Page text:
Urkund / Ouriginal
Urkund/Ouriginal is a software platform that functions within your Moodle course as an originality and authenticity checking tool for student work in Moodle Assignments, Moodle Discussion Forums, and Moodle Workshop.
How does Urkund work?
Urkund/Ouriginal is a plugin in your Moodle course page that will appear as an option for you to enable in the settings section of Assignment, Forum, and Workshop. As professor, you simply enable Urkund for your Moodle activity as one of the settings for your activity.
It is important to note that if you are using an activity that is duplicated from a previous Moodle course or assignment in your course, you will need to select the ‘edit’ option and then re-save the activity. Otherwise reports will not be generated.
Once a student submits their work, the software immediately begins a search for direct matches in the content with the internet, Scholarly Journals & Academic Publications, Concordia’s internal student database, and Urkund’s global student database.
Typically, it takes under 5 minutes with a ten-page paper for the software to conduct a similarity search and generate a Similarity Report. A two hundred-page dissertation or thesis would generally take 20 – 30 minutes to generate a report.
What does the Urkund Similarity Report provide?
The Similarity Report is divided into four main sections:
- The first section of the report provides an overall similarity score.
- The second section provides a summary of the sources that were found to match text segments.
- The third section itemizes the matching blocks with the related sources and the similarity score for that section.
- The fourth section provides a side-by-side comparison of the submitted text with the matched text for each matching block.
Using Urkund in your course
If you intend to make the similarity score available to students when they submit their work, you must include the following text in your Course Syllabus to ensure that students are aware their work will be subject to an authenticity check.
Course syllabus recommended text
Setting up Urkund in your Moodle course
The following guide demos how to enable the Urkund/Ouriginal plugin with your Assignment, Forum, or Workshop.
It is important to note that if you are using an activity that is copied from a previous Moodle course, you will need to select the ‘edit assignment’ option and then re-save the assignment. Otherwise reports will not be generated.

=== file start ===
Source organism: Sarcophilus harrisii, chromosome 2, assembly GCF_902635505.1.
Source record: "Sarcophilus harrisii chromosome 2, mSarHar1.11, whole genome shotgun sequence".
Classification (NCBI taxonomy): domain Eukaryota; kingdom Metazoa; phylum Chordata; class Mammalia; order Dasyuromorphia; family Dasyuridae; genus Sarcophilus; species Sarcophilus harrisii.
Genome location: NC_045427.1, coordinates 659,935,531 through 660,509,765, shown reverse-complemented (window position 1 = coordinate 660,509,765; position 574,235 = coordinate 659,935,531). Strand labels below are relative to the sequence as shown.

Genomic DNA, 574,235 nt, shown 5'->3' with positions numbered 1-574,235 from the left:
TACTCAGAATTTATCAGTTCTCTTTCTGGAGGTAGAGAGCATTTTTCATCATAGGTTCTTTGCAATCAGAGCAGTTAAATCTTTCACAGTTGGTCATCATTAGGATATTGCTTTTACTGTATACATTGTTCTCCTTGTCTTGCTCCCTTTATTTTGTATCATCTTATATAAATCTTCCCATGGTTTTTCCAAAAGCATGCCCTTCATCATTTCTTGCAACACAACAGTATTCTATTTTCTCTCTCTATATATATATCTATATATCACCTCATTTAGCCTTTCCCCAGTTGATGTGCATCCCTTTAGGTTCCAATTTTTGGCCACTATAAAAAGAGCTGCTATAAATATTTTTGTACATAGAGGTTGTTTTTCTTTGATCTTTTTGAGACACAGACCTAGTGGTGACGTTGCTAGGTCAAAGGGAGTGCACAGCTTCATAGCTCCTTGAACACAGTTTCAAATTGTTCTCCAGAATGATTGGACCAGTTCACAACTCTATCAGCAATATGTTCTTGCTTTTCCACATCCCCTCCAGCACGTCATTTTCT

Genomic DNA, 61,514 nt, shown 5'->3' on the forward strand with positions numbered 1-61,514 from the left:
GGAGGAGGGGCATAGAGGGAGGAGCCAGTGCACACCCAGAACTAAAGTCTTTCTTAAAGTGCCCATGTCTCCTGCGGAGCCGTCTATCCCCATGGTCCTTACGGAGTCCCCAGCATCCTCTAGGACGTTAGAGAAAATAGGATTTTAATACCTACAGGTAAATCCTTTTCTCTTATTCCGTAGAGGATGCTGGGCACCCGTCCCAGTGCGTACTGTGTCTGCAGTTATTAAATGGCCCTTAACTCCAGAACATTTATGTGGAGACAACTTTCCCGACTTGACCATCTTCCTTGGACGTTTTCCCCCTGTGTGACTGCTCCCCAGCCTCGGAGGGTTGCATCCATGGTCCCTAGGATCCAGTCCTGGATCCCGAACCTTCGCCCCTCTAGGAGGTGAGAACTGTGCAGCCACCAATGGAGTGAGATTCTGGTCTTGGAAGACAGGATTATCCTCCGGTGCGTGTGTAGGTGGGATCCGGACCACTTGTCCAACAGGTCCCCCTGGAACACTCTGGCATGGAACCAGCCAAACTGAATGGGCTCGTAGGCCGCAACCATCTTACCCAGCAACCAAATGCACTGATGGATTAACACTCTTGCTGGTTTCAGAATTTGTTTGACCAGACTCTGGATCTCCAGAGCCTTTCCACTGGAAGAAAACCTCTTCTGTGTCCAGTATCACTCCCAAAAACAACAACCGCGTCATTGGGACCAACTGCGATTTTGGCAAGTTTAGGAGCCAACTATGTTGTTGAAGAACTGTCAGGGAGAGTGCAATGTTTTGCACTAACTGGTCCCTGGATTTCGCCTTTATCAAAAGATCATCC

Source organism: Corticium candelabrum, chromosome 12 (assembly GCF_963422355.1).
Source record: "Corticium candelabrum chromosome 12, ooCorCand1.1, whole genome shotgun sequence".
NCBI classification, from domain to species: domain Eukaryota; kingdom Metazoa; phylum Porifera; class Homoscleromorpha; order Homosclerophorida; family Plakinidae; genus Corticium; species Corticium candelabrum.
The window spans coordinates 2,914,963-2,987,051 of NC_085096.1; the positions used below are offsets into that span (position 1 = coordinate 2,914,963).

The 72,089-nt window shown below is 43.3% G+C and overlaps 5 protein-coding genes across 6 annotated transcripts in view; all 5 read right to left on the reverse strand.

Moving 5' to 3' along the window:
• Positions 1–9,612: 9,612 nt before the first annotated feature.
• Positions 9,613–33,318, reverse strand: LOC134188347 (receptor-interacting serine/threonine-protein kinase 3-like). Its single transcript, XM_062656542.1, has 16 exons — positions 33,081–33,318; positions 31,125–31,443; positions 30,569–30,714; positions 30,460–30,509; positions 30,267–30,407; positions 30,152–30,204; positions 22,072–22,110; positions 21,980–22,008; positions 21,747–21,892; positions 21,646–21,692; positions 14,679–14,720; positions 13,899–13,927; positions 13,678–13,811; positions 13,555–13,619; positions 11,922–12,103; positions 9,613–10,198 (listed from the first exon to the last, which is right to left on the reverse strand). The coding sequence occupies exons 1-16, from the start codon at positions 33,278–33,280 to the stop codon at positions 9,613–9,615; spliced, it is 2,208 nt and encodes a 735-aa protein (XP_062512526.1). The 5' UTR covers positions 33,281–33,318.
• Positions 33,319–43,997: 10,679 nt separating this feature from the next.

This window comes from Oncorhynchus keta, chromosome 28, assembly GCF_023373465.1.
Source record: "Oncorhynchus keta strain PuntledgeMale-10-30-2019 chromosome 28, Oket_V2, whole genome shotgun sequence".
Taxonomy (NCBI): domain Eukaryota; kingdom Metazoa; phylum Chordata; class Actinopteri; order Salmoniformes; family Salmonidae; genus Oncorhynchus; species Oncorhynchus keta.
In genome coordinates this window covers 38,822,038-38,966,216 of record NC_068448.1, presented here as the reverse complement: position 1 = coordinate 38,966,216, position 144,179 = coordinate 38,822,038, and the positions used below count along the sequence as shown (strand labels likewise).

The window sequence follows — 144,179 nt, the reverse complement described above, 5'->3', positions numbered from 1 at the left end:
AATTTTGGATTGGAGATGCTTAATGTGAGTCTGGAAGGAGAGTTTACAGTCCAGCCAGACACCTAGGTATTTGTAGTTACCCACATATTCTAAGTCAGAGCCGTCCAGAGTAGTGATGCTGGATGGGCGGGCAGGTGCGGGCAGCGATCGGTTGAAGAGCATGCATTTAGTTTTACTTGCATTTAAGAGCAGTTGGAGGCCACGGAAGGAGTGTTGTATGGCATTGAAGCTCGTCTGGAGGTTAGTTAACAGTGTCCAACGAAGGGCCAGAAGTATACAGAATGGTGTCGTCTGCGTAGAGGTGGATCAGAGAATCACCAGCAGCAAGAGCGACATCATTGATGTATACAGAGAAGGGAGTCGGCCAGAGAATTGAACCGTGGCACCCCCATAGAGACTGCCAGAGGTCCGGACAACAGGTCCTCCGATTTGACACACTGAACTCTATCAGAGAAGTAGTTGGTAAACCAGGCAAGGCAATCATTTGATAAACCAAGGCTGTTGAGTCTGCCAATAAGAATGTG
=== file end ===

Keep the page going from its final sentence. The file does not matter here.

Urkund for Thesis Advisors and Graduate Students
If you are interested in using Urkund/Ouriginal as a thesis advisor or if you are a graduate student writing your thesis, for account activation support for an Urkund/Ouriginal account, please email RequestOuriginal@concordia.ca.
Platform Accessibility and Data Privacy
- The Urkund/Ouriginal platform is designed for WCAG 2.1 AA compliance, so adheres to accessibility guidelines.
- All Concordia student data is owned by the university and will not be included in Urkund’s global repository.
Best Practices for Using Urkund/Ouriginal
You must advise students in the course syllabus that you are using Urkund in your course. Copy and paste the following text in your syllabus.
Using Urkund/Ouriginal is an opportunity to have a frank discussion about academic integrity with your students. The notion of intellectual property is a key pillar of the university community and academic integrity should be an explicit teaching point in your course. We may assume that the students in our classrooms already know about the academic code of conduct, but in reality, some students do not have a complete understanding of what constitutes academic integrity; others lack skills in citing sources and paraphrasing; others are not aware of the emphasis on academic integrity in North American universities; while others come from cultural / educational backgrounds that value directly quoting from a source and discourage paraphrasing all together. For this reason, be sure to set aside some class time to emphasize the importance of academic integrity rather than assuming your students are already versed in Concordia’s standards (see section on Leverage the resources available to you at Concordia below)
It is advisable to first use Urkund/Ouriginal with a low-stakes assessment. A short assignment that emphasizes citation and paraphrasing in an authentic context (e.g. 2 – 3 paragraphs that compare & contrast 2 authors’ views on a topic) is a good introduction to the importance of honing citation and paraphrasing skills. Consider pulling anonymous extracts of student work to model accurate citations and good examples of paraphrasing and using a ‘think-aloud’ protocol to talk explicitly to students about what makes them good examples. You can create a few poor examples also and have students work in pairs/groups to revise them. This type of activity will give them active and targeted practice with citing and paraphrasing skills which can be very effective. You could also consider offering students who had difficulties with citing / paraphrasing the option to revise their own work to help them further improve.